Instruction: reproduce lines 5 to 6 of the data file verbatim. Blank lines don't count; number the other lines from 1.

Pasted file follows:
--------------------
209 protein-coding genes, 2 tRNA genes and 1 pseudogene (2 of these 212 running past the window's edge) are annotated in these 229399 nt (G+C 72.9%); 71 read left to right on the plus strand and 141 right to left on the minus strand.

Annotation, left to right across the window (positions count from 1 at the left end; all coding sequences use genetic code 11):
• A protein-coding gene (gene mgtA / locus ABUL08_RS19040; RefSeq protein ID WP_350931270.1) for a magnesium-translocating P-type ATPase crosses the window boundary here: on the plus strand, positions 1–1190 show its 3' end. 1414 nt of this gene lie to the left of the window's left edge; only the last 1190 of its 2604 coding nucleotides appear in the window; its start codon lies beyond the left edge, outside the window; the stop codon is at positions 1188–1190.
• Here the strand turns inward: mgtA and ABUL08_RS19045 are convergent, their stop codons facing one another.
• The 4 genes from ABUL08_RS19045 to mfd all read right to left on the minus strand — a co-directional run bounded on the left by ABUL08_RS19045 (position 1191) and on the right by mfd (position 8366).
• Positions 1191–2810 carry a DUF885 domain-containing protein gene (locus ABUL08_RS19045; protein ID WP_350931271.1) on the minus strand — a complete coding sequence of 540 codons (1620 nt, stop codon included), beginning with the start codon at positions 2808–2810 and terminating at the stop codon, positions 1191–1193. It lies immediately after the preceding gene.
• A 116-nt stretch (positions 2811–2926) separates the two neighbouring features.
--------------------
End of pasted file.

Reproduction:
• The 4 genes from ABUL08_RS19045 to mfd all read right to left on the minus strand — a co-directional run bounded on the left by ABUL08_RS19045 (position 1191) and on the right by mfd (position 8366).
• Positions 1191–2810 carry a DUF885 domain-containing protein gene (locus ABUL08_RS19045; protein ID WP_350931271.1) on the minus strand — a complete coding sequence of 540 codons (1620 nt, stop codon included), beginning with the start codon at positions 2808–2810 and terminating at the stop codon, positions 1191–1193. It lies immediately after the preceding gene.